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Methanethiol is a toxic gas produced through bacterial degradation of sulfur-containing amino acids. Applying a novel enzymatic assay, we here identified a methanethiol oxidase (MTO) that catalyzes the degradation of methanethiol in the nematode Caenorhabditis elegans (C. elegans). The corresponding protein, Y37A1B.5, previously characterized as a C. elegans ortholog of human selenium-binding protein 1 (SELENBP1), was renamed SEMO-1 (SELENBP1 ortholog with methanethiol oxidase activity). Worms rendered deficient in SEMO-1 not only showed decreased hydrogen sulfide production from methanethiol catabolism but they were also more resistant to oxidative stress and had an elevated life span. In contrast, resistance to selenite was significantly lowered in SEMO-1-deficient worms. Naturally occurring mutations of human SELENBP1 were introduced to recombinant SEMO-1 through site-directed mutagenesis and resulted in loss of its MTO activity, indicating a similar enzymatic mechanism for SELENBP1 and SEMO-1. In summary, SEMO-1 confers resistance to toxic selenite and the ability to metabolize toxic methanethiol. These beneficial effects might be a trade-off for its negative impact on C. elegans life span. © 2022 The Authors. BioFactors published by Wiley Periodicals LLC on behalf of International Union of Biochemistry and Molecular Biology.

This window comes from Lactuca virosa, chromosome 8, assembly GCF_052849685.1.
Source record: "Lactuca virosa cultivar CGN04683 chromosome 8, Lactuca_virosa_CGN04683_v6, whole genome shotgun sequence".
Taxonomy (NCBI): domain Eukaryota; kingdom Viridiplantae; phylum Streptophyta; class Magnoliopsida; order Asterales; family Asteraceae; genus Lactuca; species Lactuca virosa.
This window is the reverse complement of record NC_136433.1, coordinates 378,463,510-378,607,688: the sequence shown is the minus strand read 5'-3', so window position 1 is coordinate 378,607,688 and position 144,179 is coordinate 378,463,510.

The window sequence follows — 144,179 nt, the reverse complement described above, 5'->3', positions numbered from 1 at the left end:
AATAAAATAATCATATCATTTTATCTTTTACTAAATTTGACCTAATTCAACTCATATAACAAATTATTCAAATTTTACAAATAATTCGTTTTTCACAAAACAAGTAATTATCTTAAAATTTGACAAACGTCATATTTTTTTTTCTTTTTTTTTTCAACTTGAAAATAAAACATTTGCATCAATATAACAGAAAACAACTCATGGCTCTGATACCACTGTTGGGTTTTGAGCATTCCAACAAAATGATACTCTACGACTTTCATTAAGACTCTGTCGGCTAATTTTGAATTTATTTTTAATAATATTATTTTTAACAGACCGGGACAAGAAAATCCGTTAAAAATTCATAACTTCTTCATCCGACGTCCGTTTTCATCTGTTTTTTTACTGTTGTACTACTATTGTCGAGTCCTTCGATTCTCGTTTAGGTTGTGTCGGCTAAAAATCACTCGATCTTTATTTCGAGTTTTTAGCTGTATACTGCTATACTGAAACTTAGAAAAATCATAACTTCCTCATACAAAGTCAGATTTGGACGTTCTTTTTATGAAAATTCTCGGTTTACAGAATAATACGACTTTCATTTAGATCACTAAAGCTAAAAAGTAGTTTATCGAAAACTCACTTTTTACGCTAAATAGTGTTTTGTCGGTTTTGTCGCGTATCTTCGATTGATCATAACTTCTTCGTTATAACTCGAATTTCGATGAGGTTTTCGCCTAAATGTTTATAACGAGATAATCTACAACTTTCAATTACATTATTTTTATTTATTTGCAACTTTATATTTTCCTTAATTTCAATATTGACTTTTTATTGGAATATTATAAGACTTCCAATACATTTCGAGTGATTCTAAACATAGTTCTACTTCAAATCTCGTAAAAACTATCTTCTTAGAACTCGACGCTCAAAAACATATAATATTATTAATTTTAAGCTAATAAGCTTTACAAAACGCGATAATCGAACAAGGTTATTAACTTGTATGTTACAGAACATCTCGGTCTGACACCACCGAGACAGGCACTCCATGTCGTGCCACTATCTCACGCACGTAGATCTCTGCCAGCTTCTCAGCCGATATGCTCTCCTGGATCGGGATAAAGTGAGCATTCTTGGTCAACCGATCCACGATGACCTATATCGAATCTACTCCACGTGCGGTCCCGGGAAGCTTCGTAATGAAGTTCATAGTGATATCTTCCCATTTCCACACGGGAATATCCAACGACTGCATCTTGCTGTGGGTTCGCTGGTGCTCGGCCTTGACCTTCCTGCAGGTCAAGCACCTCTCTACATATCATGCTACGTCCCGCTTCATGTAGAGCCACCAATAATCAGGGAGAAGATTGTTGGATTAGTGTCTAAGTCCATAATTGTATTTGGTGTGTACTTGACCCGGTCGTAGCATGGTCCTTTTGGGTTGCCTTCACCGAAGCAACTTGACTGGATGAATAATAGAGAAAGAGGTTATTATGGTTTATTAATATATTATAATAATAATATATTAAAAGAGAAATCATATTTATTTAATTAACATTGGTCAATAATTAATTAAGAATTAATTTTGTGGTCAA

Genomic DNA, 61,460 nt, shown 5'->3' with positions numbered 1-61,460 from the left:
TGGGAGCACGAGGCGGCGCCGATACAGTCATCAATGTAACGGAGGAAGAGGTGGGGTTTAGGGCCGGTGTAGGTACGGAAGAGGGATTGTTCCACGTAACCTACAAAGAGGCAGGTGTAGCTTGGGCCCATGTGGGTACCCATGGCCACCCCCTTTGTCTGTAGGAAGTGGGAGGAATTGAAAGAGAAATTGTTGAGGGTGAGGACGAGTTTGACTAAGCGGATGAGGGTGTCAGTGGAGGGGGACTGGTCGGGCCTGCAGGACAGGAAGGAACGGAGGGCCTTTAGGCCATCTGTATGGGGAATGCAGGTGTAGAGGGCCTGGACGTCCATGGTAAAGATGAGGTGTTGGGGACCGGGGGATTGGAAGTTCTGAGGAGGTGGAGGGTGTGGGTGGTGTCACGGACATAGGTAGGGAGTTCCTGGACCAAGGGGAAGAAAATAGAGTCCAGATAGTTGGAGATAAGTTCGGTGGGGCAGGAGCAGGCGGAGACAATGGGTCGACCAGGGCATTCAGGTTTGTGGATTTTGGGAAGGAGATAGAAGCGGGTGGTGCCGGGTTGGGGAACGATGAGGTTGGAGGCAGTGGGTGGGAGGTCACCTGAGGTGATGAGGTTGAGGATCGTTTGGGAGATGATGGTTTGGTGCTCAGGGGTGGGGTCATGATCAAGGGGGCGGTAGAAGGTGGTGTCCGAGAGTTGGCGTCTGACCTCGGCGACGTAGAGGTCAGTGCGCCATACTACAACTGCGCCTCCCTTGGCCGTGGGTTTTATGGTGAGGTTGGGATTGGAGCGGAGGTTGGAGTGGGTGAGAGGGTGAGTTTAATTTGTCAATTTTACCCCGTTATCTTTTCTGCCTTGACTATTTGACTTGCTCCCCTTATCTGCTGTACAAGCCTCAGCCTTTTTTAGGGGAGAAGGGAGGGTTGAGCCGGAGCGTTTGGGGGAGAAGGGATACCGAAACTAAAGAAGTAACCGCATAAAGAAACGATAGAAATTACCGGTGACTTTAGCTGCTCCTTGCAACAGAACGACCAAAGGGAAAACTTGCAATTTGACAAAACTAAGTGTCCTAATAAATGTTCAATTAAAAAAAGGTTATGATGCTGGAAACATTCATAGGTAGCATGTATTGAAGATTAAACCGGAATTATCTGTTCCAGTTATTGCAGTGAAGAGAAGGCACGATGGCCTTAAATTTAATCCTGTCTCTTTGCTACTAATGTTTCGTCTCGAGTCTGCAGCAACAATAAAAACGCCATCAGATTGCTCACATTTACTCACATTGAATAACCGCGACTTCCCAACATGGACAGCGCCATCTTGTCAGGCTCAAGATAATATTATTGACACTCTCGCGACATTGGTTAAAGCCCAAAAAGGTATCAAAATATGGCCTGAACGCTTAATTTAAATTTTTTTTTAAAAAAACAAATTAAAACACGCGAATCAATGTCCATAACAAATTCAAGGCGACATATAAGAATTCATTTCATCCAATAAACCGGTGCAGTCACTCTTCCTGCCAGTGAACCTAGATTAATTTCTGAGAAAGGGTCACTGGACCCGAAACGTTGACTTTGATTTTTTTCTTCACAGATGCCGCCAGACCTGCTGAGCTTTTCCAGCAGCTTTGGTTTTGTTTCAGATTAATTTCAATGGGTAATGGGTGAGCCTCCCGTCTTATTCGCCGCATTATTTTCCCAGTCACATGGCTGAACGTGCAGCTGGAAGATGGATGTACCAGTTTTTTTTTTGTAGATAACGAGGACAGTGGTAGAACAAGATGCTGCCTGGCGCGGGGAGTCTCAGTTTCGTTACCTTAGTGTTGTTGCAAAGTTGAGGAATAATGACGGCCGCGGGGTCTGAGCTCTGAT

Citation

Thilo Magnus Philipp, Weiye Gong, Karl Köhnlein, Verena Alexia Ohse, Frederike Iris Müller, Josephine Priebs, Holger Steinbrenner, Lars-Oliver Klotz. SEMO-1, a novel methanethiol oxidase in Caenorhabditis elegans, is a pro-aging factor conferring selective stress resistance. BioFactors (Oxford, England). 2022 May;48(3):699-706

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PMID: 35316559

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